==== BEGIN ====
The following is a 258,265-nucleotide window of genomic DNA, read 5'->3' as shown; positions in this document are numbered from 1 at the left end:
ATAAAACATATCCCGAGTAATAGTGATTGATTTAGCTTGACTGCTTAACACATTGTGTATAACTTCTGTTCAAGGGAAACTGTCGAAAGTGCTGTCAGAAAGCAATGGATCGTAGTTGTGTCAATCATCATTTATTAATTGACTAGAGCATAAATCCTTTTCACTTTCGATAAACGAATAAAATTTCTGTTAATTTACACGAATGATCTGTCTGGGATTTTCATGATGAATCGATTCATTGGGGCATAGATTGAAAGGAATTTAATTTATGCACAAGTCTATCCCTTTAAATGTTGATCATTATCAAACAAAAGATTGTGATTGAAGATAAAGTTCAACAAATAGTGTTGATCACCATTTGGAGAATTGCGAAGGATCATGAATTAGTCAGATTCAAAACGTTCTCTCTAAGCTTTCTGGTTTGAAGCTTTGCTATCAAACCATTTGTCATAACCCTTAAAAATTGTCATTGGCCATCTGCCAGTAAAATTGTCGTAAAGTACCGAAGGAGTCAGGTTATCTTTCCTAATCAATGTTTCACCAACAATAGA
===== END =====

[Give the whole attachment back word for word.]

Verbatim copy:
The following is a 258,265-nucleotide window of genomic DNA, read 5'->3' as shown; positions in this document are numbered from 1 at the left end:
ATAAAACATATCCCGAGTAATAGTGATTGATTTAGCTTGACTGCTTAACACATTGTGTATAACTTCTGTTCAAGGGAAACTGTCGAAAGTGCTGTCAGAAAGCAATGGATCGTAGTTGTGTCAATCATCATTTATTAATTGACTAGAGCATAAATCCTTTTCACTTTCGATAAACGAATAAAATTTCTGTTAATTTACACGAATGATCTGTCTGGGATTTTCATGATGAATCGATTCATTGGGGCATAGATTGAAAGGAATTTAATTTATGCACAAGTCTATCCCTTTAAATGTTGATCATTATCAAACAAAAGATTGTGATTGAAGATAAAGTTCAACAAATAGTGTTGATCACCATTTGGAGAATTGCGAAGGATCATGAATTAGTCAGATTCAAAACGTTCTCTCTAAGCTTTCTGGTTTGAAGCTTTGCTATCAAACCATTTGTCATAACCCTTAAAAATTGTCATTGGCCATCTGCCAGTAAAATTGTCGTAAAGTACCGAAGGAGTCAGGTTATCTTTCCTAATCAATGTTTCACCAACAATAGA